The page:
"Want me to wash TWO carrots," Jack lopes into the kitchen, "in case you want one on our date?" Smudgy fingers, he holds up two tail ends of carrots, soil smirched on knees and elbows, smutched across his forehead. Carrot harvest.
He scrubs the little nubs with an old vegetable brush. He swipes them dry, holds them up. "Look, it looks like a cross." He palms them, shoves the orange jewels down to the bottom of his pocket. Then we leave, and the pocket swallows his whole hand while he digs them out.
"Here ya, go Mom." He rubs a piece of lint off the tangerine root.
I crunch the coral sugar root, candy down my throat. "Mmm. I can't believe how good these are. Thanks, Jack."
We sail off. "What I did," he says, "is I sneaked some coupons for ice cream in my wallet in case we might want some."
I smile. We gaze out our respective windows, me the windshield, he the backseat window. "Oh. Thanks." Matter-of-fact, we let he moment unroll as if these things didn't need a lot of fuss.
"Mommy, how much are the drinks at Starbucks?"
"A lot." I prop my arms over the steering wheel, marvel at the quiet between each sentence, at the simple cadence of conversation.
"How much?" I can feel the arch of his eyebrows behind me.
"Some of them four dollars," I say.
"Oh," he nods, "I've got seven dollars. And forty cents. And a couple of pennies."
We let that rest as if the matter were settled. Seven dollars. Forty cents. A couple of pennies. Enough.
And so it is, the boy heart rises to be like his father and provide.
3672. "Lets have a drawing contest and see who can draw the best bee's nest," Jack tolls.
3673. "You peed in them? Again? Your pants? Go. get. them. I want to see the pee." I frown and watch Myra trot down the hall. "When you say that," Jane shakes her head, "what scares me is that she runs to her room, not the washer."
3674. "Mom, I need to show you something in here that I think is poopy," Lucy calls from the bedroom.
3675. "I like Joe's toes," Myra says and squeezes a baby toe.
3676. "How 'bout every Saturday is Organization Day," Jane offers.
3677. Myra wipes her face with the kitchen rag. "Ma," she says, "I'm, getting the boogers out a my eye."
3678. We eat heirloom tomato salad, fresh mozzarella, and blackberry pie at Mom's. We sip coffee and pray for her trip to Kenya, the crusade, the people.
3679. Almond chocolate bark.
3680. Our children learn the first question you ask when you meet a new kid: Is you mom home so my mom can meet her?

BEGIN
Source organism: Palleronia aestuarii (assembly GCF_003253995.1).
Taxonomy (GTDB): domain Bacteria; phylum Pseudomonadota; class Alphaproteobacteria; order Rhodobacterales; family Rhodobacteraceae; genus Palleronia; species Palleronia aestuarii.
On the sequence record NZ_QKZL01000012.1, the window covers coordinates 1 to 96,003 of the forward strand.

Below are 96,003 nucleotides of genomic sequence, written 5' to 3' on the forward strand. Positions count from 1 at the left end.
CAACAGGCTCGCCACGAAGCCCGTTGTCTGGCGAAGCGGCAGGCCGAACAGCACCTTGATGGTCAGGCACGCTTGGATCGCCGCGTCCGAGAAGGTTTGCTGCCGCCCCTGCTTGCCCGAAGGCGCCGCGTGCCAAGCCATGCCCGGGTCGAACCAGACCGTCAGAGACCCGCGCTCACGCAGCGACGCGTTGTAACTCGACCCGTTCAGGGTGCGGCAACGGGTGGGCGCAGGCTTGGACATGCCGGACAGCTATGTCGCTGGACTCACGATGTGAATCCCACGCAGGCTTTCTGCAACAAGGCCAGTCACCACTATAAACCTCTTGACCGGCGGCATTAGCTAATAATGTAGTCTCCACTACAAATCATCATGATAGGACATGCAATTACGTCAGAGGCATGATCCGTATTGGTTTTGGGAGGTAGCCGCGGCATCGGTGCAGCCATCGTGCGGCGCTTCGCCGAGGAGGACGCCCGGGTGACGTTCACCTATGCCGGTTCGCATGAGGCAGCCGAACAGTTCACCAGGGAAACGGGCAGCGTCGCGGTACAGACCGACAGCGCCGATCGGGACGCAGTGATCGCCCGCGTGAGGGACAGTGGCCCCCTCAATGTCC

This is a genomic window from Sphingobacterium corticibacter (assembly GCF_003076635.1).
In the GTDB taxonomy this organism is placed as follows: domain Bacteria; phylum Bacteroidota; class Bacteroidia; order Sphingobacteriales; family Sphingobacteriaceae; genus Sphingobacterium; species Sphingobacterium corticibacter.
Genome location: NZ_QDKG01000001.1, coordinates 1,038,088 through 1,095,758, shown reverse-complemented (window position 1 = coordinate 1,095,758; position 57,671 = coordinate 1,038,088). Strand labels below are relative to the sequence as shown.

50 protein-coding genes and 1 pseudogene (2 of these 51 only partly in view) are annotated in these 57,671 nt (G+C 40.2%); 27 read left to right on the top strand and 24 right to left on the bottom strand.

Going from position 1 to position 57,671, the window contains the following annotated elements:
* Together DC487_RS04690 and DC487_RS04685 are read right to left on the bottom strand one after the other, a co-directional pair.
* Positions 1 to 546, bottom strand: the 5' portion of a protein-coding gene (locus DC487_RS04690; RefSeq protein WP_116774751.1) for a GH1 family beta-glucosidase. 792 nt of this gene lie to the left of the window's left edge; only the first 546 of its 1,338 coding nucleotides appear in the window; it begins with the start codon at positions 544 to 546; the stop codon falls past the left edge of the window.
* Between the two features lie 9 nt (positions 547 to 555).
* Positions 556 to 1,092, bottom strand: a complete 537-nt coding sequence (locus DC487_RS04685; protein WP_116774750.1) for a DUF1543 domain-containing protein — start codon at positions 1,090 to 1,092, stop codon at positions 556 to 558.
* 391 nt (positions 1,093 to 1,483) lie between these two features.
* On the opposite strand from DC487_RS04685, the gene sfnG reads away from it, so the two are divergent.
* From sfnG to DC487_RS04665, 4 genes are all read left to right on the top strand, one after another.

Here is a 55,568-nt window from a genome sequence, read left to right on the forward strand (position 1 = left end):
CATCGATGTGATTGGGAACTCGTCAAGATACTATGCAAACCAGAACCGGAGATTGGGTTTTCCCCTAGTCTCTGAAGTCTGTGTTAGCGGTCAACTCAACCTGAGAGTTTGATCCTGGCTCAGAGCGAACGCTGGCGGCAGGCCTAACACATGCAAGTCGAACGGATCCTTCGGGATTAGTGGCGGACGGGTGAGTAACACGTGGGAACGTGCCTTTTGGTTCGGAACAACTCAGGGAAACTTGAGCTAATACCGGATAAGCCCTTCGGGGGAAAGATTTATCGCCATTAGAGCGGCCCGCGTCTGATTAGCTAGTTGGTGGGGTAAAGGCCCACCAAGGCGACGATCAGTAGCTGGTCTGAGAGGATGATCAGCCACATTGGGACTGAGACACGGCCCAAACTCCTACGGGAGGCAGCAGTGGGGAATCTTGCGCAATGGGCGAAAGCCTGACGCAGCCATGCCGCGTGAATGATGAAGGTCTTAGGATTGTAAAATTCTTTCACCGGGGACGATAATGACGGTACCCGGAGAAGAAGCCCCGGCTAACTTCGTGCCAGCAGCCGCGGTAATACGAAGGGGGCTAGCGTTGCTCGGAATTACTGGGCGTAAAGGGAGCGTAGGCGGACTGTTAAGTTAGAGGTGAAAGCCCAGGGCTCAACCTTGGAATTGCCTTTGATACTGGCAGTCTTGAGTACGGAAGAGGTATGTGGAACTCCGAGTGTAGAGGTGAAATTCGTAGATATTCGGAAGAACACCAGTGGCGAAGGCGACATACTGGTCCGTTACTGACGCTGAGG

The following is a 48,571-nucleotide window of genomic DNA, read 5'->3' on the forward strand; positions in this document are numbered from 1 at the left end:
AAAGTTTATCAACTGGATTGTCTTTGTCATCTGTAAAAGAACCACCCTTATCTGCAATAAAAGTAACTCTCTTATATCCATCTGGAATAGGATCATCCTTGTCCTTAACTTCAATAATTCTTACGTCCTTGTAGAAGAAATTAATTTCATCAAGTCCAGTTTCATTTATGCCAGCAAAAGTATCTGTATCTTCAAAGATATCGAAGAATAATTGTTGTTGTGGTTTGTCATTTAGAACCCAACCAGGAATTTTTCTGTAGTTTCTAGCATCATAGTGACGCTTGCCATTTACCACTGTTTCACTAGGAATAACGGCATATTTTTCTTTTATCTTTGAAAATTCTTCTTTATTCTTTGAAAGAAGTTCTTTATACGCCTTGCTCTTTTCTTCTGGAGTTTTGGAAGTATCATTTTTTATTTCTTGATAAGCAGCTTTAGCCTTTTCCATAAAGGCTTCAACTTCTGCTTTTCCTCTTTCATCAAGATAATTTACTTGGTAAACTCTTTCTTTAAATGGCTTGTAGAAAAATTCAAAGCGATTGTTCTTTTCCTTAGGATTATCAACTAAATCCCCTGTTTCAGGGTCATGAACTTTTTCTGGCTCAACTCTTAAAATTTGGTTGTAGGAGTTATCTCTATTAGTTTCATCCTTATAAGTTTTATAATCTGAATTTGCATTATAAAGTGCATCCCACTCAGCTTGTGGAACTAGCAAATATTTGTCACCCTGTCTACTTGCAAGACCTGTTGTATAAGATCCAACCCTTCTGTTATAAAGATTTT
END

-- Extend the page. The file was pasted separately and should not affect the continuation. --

3681. We continue to study Revelation: the title deed of the earth, the scroll, the Lamb as He had been slain, Ruth, Boaz, the kinsman redeemer. "This is sort of weird," Janie says, "how it all fits together piece to piece to piece."
3682. "I don't really like clothes," Lucy confesses. "I just like going naked."
3683. Jane interrupts homework. "Mommy, would you turn Pandora on 'cause Jack's singing is -- annoying. Unfortunately his singing is not as good as the people on Pandora."
3684. "I got faster at math," she says. "Yesterday I could only do one of these problems in one breath. Now I can do one and a half."
3685. "This one's my dagger," Myra says and stabs the air with a teal blue 19 gauge knitting needle.
3686. "Joey kind a poops like animals," Jack nods, "'cause he poops wherever he is." He pokes Joe's baby belly. "But when he's older he won't."
3687. "Our family does not want crumbs on the floor," I punctuate with a frown. Lucy widens her eyes. "But the Devil does?" she says. "My clean up my mess," Myra adds.
3688. A neighbor brings over hand-me-down shoes for Myra.
3689. Pizza pie, a rainbow of salads, peach pie, laughter to make your cheeks ache.
3690. Finally, we completely organize all the kids' drawers. "Thank-you that we have enough clothes that we could even make a mess," Jane prays. "I know that in some countries that would not be possible."
3691. The kids reflect on Shakespeare's Twelfth Night. "I think you shouldn't dress up like a boy," Jane says. "You shouldn't fight if you don't know what end of a sword you are using," Lucy adds. "I think you shouldn't steal stuff unless you ask," Jack says.
3692. "I was gonna sword fight with knotting needles with Jack," Jane confesses, "and thought, I probably should be working."
3693. We have our Thursday Writer's Workshop. "The word combination that you want to be a sentence isn't a sentence because it doesn't have a verb," Jane says.
3694. We circle up for the vice-presidential debate.
3695. "I understood very little," Jane comments on the debate, "but I could tell just by the way he was talking, he is very confident."
3696. "Mom, "Lucy croons, "can I pick Joe up into my arms and hold him up and when I feel like I'm gonna drop him, put him back on the ground?"
3697. "I love you bigger than the sky," I tell Myra. "I love you bigger than a mouse," she replies, "really big one mouse."
3698. Jack explains the fall of man, "Like this is half of the lie: Your eyes will be opened and you will be like God. Your eyes will be opened but not like God."
3699. "You already spilled two times" I tell Myra. "One, two. Two times." Her face lights up, "Hold my horses, mom?"
3700. Lucy slaps our hefty dinner table. "If everybody helped," she says, "we probably could tip this table over."
3701. "Hey Jack," I overhear in the kitchen, "can you help me with the milk? Thanks. That was a test. You got an A+ on it."
3702. Burgers and Canasta with Pete and Rosie.
3703. "Hey Momma, wanna get up? I made you eggs," Jane greets me this morning.
3704. "Sorry. Forgive me pinch you?" Myra says to Lucy.
3705. I finish grades for progress reports.
3706. My mother safely lands in Nairobi, Kenya with the Spring of Hope team. Now en route to Adiedo, I pray of the coming seminar and crusade.
3707. I reflect on God's provision through my husband and swell with gratitude for his hard work.
3708. I ruminate on the obvious: There is enough time in each day for the things Jesus wants me to do. I just have to determine what those are.